“Johnny n’a pas l’air sportif, mais mine de rien, il est arrivé premier dans la course ce matin” (“Johnny doesn’t look athletic, so you wouldn’t have guessed, but he came first place in the race this morning.”)
“Regarde ce tableau, mine de rien l’artiste a mis un an à le peindre.” (“Look at this painting, it looks so simple but it took the artist a year to make.”)
4. Connaître la musique
To connaître la musique is when you’ve done something so often you know exactly how it goes. It indicates that you’re familiar with something, whether it’s a routine, a person, a feeling or an event.
The phrase can be used both literally and idiomatically. The literal meaning is “to know the music.” So, whether it’s the music you know or if it’s just something you’re familiar with in general, vous connaissez la musique!
“Oui, oui, pas besoin de revenir là-dessus. Je connais la musique.” (“Yes, yes, no need to rehash that. I know the score.”)
5. Avoir l’esprit de l’escalier
Don’t you just hate it when you’re caught up in a dispute of some kind and, when you’ve already left the situation, the best comeback ever pops into your head? Unfortunately it’s too late for that witty response now. That’s exactly what this phrase was coined for. It’s a case of staircase wit.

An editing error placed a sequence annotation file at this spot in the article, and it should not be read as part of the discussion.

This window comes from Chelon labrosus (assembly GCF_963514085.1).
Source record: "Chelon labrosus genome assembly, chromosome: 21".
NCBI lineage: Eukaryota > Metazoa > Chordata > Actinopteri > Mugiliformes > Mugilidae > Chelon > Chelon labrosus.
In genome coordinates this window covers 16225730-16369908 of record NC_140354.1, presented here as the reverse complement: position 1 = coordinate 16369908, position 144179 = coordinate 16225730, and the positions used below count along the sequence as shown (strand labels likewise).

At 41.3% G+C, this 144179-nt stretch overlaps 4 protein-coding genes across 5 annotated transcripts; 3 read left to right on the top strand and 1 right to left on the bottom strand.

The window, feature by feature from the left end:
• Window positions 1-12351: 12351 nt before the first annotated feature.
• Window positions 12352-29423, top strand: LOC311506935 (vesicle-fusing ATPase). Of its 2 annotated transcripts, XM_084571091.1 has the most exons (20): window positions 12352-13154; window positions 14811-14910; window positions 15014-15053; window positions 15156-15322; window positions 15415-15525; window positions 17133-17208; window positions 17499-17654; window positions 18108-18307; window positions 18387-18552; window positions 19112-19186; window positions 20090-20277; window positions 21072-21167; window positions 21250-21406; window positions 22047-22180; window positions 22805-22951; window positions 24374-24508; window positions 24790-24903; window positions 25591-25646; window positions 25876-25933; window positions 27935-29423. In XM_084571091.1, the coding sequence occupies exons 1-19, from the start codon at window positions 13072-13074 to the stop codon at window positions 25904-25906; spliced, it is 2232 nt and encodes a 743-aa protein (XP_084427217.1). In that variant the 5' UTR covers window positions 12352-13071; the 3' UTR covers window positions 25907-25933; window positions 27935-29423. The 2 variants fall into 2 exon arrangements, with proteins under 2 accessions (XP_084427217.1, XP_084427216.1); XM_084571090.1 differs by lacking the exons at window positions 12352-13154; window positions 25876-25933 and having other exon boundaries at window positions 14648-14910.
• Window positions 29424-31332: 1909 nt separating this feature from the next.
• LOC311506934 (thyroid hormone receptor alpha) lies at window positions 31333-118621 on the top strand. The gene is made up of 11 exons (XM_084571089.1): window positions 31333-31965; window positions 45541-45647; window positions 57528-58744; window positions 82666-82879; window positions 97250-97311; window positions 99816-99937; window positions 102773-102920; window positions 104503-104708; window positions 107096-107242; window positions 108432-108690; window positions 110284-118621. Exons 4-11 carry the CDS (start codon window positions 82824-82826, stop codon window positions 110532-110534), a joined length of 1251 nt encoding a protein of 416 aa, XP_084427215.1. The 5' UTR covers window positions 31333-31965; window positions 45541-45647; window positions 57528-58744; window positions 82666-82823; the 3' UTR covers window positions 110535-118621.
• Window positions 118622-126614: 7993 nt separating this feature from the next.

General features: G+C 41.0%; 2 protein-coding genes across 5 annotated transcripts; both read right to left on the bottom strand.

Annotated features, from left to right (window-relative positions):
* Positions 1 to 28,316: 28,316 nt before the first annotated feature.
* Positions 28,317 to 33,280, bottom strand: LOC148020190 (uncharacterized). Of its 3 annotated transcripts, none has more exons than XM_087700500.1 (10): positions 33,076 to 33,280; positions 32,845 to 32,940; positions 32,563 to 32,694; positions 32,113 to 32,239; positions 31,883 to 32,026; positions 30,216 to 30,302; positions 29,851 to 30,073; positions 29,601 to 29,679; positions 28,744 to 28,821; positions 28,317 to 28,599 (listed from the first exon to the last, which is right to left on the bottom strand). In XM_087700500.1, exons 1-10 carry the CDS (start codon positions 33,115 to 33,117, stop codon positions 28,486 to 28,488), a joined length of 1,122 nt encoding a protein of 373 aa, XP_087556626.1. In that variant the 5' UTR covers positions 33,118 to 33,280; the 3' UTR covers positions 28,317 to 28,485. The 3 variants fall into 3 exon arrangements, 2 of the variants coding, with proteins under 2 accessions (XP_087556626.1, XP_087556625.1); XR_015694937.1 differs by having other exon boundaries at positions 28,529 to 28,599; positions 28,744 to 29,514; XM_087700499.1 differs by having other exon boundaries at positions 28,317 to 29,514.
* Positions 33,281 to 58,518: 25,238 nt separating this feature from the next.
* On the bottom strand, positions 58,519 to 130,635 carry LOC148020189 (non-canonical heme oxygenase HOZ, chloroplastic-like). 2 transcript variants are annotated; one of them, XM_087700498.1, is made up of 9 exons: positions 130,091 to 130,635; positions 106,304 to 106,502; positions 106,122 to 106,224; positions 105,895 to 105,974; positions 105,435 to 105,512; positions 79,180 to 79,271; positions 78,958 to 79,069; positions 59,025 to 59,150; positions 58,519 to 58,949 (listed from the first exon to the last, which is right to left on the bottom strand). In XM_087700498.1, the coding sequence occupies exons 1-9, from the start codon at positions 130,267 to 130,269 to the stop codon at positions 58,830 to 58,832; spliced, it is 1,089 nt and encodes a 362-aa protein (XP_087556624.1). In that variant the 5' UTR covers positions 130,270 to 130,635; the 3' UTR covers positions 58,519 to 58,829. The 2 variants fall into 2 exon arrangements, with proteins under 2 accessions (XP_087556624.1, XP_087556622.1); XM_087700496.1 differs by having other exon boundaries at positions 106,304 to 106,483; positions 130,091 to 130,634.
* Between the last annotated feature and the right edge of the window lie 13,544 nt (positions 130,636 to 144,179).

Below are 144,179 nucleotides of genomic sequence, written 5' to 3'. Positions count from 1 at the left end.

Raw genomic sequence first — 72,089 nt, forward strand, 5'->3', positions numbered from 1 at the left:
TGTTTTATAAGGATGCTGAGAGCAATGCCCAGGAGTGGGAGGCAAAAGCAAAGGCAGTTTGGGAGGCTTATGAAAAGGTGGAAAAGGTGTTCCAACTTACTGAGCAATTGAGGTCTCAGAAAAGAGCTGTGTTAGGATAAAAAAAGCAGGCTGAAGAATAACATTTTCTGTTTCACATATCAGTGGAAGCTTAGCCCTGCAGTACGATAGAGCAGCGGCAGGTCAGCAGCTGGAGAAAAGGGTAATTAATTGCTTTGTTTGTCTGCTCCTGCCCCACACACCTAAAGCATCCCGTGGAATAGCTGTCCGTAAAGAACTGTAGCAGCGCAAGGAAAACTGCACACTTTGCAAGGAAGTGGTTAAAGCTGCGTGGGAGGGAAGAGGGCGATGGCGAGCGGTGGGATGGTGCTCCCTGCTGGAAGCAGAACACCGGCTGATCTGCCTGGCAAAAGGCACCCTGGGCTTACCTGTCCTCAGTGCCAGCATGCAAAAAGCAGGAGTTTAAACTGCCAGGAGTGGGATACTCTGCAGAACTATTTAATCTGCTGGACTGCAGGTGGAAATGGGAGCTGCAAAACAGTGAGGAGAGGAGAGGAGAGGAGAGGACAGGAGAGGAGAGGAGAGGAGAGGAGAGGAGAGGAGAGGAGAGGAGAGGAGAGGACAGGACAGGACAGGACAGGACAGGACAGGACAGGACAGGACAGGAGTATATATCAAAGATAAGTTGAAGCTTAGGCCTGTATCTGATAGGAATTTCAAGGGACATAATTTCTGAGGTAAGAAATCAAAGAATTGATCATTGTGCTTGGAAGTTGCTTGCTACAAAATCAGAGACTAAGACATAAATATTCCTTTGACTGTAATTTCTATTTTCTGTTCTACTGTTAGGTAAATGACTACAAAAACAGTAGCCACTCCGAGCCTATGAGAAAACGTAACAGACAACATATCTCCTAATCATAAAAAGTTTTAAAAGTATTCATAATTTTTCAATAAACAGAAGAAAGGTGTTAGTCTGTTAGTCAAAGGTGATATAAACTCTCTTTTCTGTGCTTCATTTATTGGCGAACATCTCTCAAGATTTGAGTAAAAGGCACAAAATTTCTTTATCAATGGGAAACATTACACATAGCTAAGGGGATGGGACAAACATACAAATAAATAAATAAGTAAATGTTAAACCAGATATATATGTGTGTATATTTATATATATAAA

In fact, we even borrowed this expression from the French as they clearly nailed it. Too bad “staircase wit” doesn’t sound quite as dramatic as l’esprit de l’escalier. Next time you’ve thought of the perfect retort a little too late, at least you’ll remember the term for it, hopefully.
“N’importe quoi, j’aurais dû penser à ça hier.” (“No way, I should have thought of that yesterday!”)
“T’as l’esprit de l’escalier.” (“You always think of the perfect retort too late.”)
6. N’importe quoi
This is my favourite French phrase of all time. I use it so much that it has even spilled into my English conversations.
It’s a phrase that takes me back to my school years when kids would make up all sorts of bizarre stories, crossing-their-hearts-and-hoping-to-die that they really did single-handedly fly a rocket into space over the weekend. This is what this phrase was made for. It was all a load of n’importe quoi.
Basically it translates to “a whole lot of nothing,” but it can indicate that something made no sense or was completely shocking. It can even mean “anything,” as in “I would do anything, whatsoever, to get that job!” It’s one of those expressions you can use when you don’t necessarily believe or agree with something. Or it can just be used as an angsty “whatever.”